Following Mizelle’s retirement, Krstanovic stepped into her current role of economic development director, but continues to credit much of her success to her predecessor’s hard work and foresight.

“I would definitely say that Jenny Mizelle was my inspiration,” said Krstanovic. “We’ve done a lot of great things in Holly Springs, like landing Seqirus, the largest flu manufacturer in the world — that was Jenny’s project. We’ve done a lot of other things, like a library and a cultural center, but that’s not the kind of thing that makes the news. Jenny paved the way with nothing, but I had something to work with. Jenny is a visionary — she said she wanted to make Holly Springs a major life sciences hub for NC, and today that’s what we are.”

Contributed photo

Giving credit where credit is due seems to come naturally to Krstanovic, who has nothing but wonderful things to say about her colleagues and the town that she’s called home since 1999. Born and raised in former Yugoslavia, she earned her degree in international economic development from the University of Banja Luka before moving to the US with her husband 24 years ago.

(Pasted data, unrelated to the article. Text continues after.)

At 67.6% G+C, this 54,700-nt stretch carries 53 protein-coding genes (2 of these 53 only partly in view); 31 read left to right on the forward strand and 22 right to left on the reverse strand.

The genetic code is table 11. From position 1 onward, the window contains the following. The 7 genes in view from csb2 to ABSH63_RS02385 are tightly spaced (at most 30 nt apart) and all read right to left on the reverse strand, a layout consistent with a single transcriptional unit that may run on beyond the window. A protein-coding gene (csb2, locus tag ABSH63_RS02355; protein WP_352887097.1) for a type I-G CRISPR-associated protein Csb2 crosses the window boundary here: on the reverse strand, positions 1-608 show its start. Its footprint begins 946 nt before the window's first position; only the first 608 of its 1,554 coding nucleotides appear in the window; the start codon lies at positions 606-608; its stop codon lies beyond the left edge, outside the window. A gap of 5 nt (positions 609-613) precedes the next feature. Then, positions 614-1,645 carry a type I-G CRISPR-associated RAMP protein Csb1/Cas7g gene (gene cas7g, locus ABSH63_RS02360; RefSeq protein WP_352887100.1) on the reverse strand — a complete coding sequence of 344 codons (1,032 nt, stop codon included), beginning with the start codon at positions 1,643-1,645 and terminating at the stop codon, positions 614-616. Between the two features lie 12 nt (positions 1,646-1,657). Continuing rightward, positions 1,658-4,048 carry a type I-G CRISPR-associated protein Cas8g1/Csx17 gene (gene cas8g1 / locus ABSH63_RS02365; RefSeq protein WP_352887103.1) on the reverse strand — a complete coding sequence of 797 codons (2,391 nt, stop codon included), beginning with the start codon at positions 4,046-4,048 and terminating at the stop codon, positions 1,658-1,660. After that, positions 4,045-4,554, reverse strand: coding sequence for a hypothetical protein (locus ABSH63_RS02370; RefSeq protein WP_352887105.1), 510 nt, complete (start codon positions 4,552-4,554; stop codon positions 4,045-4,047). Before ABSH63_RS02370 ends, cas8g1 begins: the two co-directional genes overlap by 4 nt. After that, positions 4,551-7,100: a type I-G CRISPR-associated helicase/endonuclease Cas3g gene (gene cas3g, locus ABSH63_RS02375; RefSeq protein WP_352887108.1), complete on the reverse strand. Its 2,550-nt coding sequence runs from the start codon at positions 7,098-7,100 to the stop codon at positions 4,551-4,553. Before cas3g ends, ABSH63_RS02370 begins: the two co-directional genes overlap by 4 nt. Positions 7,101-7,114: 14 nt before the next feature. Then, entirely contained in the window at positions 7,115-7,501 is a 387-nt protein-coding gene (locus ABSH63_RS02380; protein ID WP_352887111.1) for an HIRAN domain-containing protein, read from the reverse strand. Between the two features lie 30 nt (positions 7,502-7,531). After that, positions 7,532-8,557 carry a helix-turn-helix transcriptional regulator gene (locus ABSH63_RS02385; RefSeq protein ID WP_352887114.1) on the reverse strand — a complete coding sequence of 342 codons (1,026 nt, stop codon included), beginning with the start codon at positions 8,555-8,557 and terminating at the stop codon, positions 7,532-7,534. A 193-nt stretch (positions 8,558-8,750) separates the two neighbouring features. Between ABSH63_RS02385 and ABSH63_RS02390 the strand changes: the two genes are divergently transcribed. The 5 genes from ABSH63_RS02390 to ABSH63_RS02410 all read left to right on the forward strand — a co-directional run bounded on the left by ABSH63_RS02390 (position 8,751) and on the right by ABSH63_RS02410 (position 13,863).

“We bought a house in Holly Springs in 1999, and I started to work for the town a few months later. I consider myself to be almost a native at this point,” Krstanovic said with a laugh.

When asked what she is most proud of, Krstanovic answered with no hesitation — her family.

“I love exposing our children to Serbian language and Serbian culture while also allowing them to be part of this great country and this great culture. I am proud that we were able to grow our family in that way,” said Krstanovic.

Contributed photo

As the mother of two daughters, ages 18 and 15, Krstanovic hopes that both of her girls will see that the sky’s the limit for them in all of their future endeavors.